Michael Martinez Recognized for Efforts to Restore Oceans and Lakes
Michael Martinez JD ’07 was in town from Washington DC last semester, when he offered to meet up with a group of current law students exploring careers in our Nation’s Capital. Michael, who attended Hamline Law as a weekend student while serving as a project and team manager at the Minnesota Department of Natural Resources, landed a job with the Obama Administration in 2009.
[Sidebar: Michael Martinez Advises Students and Alumni on Career Networking - use photo here of Mike Martinez in conference room with students]
Michael was appointed by the White House as a Special Assistant to the US Department of Agriculture (USDA) Natural Resources Conversation Service. Since 2013, Michael’s job has expanded to include serving as an advising attorney in the USDA Office of General Counsel.
With his JD and a master’s degree in environmental studies, Michael’s work has focused on the aftermath of the Deepwater Horizon oil spill since the spill occurred in the Gulf of Mexico in 2010. Michael has provided leadership in the development of plans to use the $3.5 billion, paid to date by defendants as criminal fines and civil penalties, to restore the natural resources of the Gulf ecosystem. These planning efforts include coordination with the impacted states’ governments as well as the U.S. Departments of Justice, Interior and Commerce, the U.S. Army Corps of Engineers, the Environmental Protection Agency (EPA) and the U.S. Coast Guard.
In November, the EPA recognized the leadership of USDA staff, including Michael, with the Office of Water Bronze Medal award for contributions to the Obama Administration's National Ocean Policy, which facilitates greater cooperation and fosters efficiencies between federal, state, local and Tribal jurisdictions. Through Farm Bill programs, USDA provides financial incentives to farmers to implement voluntary conservation practices, which reduce the run-off of excess nutrients from fields that could ultimately reach oceans, the Great Lakes and coasts. For example, these on-farm practices help to reduce nutrient loads that contribute to the hypoxic dead zone in the Gulf and harmful algal blooms in Lake Erie.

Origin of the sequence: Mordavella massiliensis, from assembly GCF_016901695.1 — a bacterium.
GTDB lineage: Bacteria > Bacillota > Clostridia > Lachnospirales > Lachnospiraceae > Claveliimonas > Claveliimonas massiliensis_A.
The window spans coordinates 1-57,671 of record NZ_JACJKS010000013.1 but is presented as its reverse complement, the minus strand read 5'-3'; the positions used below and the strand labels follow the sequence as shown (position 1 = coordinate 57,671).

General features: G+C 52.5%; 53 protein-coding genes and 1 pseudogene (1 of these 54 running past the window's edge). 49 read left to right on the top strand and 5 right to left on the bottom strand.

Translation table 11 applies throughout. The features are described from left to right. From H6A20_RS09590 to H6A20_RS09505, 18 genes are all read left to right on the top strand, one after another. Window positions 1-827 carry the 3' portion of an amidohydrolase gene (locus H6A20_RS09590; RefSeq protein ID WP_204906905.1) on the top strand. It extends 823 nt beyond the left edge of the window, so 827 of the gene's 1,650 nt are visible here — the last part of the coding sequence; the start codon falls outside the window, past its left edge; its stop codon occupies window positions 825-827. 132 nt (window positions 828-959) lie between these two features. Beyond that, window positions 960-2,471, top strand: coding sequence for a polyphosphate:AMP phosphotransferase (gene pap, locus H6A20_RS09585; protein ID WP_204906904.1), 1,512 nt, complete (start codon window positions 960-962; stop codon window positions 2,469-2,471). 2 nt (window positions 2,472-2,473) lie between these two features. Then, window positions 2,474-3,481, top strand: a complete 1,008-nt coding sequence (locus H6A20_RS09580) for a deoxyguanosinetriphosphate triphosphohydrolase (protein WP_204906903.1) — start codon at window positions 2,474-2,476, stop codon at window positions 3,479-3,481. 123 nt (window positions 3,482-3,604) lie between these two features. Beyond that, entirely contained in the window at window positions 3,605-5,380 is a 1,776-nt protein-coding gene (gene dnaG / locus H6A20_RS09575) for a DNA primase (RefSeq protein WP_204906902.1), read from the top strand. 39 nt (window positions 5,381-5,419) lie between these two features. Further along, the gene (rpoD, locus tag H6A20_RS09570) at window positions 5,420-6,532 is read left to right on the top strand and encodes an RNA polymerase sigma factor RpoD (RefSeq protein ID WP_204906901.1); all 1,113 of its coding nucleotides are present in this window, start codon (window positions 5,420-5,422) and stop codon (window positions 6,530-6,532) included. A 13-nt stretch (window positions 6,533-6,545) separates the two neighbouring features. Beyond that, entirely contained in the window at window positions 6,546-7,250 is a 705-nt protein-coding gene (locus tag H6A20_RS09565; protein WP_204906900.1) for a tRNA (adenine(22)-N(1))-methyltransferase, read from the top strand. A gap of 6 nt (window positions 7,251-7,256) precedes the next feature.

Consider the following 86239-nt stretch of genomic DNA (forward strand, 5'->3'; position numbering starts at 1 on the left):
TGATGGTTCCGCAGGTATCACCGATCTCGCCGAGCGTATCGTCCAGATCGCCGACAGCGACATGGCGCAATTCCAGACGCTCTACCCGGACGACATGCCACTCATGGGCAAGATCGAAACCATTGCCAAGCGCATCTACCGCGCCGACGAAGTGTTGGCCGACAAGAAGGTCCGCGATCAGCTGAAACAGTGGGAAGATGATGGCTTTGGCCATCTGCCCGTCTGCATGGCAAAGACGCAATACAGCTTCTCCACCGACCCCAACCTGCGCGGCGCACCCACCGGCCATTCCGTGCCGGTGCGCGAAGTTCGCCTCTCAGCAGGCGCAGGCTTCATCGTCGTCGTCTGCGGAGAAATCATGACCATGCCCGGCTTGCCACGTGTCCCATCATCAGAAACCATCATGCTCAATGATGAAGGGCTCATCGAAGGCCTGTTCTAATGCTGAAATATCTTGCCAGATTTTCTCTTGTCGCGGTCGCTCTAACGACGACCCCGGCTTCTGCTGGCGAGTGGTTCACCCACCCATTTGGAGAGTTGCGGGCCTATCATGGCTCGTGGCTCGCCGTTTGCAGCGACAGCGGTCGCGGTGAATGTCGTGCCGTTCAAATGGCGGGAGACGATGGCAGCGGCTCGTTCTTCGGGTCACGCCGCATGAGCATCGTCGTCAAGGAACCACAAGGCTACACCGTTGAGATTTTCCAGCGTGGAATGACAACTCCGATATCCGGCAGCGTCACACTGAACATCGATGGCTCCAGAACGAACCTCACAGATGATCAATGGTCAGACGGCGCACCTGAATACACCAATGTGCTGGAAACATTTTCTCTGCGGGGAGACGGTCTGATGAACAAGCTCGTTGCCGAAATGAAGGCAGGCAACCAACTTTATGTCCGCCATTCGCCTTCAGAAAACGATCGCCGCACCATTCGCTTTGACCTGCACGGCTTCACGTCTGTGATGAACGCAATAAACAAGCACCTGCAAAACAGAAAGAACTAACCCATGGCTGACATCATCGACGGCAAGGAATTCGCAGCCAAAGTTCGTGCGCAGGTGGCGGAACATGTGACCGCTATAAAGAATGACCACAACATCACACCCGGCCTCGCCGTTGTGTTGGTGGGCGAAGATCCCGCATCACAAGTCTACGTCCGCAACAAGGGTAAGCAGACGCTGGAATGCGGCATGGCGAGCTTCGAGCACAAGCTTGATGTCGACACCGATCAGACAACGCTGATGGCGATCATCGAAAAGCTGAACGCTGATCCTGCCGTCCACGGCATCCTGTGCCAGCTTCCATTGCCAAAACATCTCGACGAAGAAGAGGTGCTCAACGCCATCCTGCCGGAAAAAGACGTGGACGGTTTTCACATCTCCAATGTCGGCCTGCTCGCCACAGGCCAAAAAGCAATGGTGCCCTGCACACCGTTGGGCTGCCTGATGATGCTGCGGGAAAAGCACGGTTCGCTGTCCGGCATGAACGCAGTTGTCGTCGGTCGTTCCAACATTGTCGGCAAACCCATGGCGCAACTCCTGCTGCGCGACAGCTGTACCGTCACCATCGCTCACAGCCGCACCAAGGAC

Through the American Reinvestment and Recovery Act of 2009, Mike’s first assignment at USDA involved the acquisition and restoration of floodplain easements from farmers throughout the Midwest to prevent future flood losses and restore habitat for migratory birds. This led to the exciting discovery of endangered whooping cranes on these easements in Kentucky and Illinois over the past two migration seasons.
“While the Recovery Act brought the economy back from the brink of collapse,” said Michael, “so too is the USDA helping bring the endangered whooping crane back from the brink of extinction.” Michael noted that whooping cranes populations are so diminished that the International Crane Foundation in Baraboo, Wisconsin is hatching and raising these birds in captivity to join nesting grounds in Texas and Florida. The foundation teaches the young cranes how to migrate using ultralight aircraft, with resting and feeding stops along the way on USDA-managed easements and other critical habitat, before they reach their final destinations down south.
Another USDA Recovery Act project Michael oversaw provided $625,000 to help the Confederated Colville Tribe and other federal agencies remove barriers to salmon migration on Omak Creek in eastern Washington State. In 2012, Michael led another effort to invest $2 million in additional Farm Bill conservation program funding to restore 19 miles of fish habitat by removing under-sized culverts and other migration barriers in the Puget Sound region in cooperation with farmers, local governments, and Indian tribes.
Michael considers his Hamline Law JD to have been a worthwhile investment. “I adore the Hamline Law faculty because of their sincere desire to develop legal talent in their students.”